King Kong bellows silently outside the Henry Moore Institute on The Headrow, Leeds. It’s January 2017 and it’s freezing and the big lad is starkers, so it’s understandable that he’s a bit disgruntled. That, and someone seems to have nicked his wedding tackle. Though, as I said, it is very, very cold. I’ve always found the genetically over-sized primate to be a sympathetic figure. In his battles with Godzilla, I’ve always rooted for the big ape. And when I consider his treatment in the original RKO film from 1933, didn’t he have every right to be angry? Who did the filmmakers think our sympathies should lie with? Did they think that he should have performed without protest for his evolutionary betters? I’m sure there were some who’d love to have piloted one of the planes that shot him from the Empire State Building (I know a few – twats to a man). But I’d have been on Kong’s side. Albeit keeping a bit of distance.
This Kong, by Nicholas Munro, was originally commissioned for the Peter Stuyvesant Foundation’s City Sculpture Project of 1972. Here’s some spiel from the Henry Moore Institute:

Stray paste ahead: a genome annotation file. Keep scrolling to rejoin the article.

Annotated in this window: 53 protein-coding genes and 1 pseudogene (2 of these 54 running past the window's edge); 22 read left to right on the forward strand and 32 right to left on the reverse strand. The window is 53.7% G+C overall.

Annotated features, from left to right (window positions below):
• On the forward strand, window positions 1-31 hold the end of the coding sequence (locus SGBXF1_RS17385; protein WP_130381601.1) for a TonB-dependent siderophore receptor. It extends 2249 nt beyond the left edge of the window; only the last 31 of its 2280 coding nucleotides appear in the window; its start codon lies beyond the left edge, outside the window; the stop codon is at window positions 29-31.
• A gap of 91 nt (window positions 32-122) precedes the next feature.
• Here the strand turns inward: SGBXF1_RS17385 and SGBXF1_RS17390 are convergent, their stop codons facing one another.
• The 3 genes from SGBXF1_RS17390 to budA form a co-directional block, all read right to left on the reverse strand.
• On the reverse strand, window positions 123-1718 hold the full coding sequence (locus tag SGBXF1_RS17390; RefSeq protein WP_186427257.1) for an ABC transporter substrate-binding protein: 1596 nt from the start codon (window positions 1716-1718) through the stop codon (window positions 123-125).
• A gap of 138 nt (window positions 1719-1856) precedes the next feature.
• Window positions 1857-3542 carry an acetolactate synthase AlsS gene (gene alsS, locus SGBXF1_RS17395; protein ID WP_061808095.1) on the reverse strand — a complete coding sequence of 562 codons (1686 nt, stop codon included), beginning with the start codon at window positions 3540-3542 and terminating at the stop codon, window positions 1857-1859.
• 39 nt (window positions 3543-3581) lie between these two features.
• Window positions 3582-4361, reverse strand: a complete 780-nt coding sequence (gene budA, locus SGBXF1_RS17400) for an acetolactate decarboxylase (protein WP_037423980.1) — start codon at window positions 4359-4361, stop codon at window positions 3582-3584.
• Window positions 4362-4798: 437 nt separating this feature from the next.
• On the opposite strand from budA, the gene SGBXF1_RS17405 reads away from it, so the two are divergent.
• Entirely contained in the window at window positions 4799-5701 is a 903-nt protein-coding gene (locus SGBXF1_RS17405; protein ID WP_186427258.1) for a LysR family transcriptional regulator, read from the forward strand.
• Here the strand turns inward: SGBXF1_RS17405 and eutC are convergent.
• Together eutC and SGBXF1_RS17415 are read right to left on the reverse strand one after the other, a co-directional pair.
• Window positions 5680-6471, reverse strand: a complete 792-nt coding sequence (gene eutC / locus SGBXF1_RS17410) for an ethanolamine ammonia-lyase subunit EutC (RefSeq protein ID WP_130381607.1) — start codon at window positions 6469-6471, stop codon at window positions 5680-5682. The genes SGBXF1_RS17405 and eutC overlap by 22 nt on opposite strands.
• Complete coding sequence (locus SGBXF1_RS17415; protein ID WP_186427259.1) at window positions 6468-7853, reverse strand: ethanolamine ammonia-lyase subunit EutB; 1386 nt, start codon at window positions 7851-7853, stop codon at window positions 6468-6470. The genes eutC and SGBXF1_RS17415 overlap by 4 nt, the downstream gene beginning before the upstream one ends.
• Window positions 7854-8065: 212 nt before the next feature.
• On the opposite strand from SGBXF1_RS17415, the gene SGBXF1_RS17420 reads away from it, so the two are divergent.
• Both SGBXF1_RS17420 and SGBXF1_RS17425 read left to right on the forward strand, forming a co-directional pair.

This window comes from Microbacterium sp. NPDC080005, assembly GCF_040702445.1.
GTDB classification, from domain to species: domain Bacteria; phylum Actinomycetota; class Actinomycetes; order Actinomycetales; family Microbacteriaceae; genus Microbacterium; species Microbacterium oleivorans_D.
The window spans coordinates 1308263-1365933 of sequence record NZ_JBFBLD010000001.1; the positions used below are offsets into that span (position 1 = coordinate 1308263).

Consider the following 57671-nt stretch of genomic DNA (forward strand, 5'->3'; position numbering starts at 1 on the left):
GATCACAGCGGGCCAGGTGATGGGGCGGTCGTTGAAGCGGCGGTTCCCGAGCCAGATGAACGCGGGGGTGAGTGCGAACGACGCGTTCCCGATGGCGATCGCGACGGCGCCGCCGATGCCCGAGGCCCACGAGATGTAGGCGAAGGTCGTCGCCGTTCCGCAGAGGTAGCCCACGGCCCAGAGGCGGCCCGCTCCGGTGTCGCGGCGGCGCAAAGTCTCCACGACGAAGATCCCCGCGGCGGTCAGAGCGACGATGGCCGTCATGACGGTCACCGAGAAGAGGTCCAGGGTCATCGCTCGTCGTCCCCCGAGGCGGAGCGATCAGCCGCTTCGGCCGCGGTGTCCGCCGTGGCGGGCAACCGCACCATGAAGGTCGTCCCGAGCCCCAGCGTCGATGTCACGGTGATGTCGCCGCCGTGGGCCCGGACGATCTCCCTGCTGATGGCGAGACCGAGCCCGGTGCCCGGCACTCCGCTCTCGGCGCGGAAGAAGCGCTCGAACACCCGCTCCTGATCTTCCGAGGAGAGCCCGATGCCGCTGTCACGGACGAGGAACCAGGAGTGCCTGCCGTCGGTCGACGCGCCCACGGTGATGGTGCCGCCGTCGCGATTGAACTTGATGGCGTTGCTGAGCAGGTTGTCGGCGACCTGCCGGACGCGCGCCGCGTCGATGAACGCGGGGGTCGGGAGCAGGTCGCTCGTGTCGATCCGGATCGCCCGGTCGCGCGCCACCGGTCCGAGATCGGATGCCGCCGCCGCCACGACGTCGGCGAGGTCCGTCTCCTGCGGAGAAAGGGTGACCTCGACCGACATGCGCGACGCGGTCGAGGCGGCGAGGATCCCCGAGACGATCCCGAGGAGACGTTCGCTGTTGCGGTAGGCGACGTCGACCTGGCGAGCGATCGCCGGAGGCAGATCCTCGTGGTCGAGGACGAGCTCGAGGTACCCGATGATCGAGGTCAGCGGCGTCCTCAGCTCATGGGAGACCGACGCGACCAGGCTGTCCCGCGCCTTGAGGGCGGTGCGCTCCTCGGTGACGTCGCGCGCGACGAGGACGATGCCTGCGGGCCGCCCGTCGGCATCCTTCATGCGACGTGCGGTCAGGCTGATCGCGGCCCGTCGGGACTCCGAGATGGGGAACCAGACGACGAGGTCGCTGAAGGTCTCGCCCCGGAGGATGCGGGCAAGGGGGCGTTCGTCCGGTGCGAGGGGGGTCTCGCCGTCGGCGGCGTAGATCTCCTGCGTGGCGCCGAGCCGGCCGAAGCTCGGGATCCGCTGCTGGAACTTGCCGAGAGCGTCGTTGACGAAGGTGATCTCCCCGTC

‘Sculpture was talk of the town in Britain in the summer of 1972. It was being interrogated, debated, written about and photographed – and regularly appeared in regional and national newspapers, often with damning criticism and complaint. This was down to the City Sculpture Project, a hugely ambitious public sculpture scheme that supported the commissioning of large-scale works… For a period of six months, between March and November 1972, sculptures were installed in eight cities in England and Wales. From Nicholas Monro’s over five-metre tall statue of King Kong in Birmingham, to Liliane Lijn’s revolving cone in Plymouth and William Turnbull’s six-part stainless steel sculpture Angle in Liverpool, these works all reimagined sculpture’s relation to the city and the urban viewer.’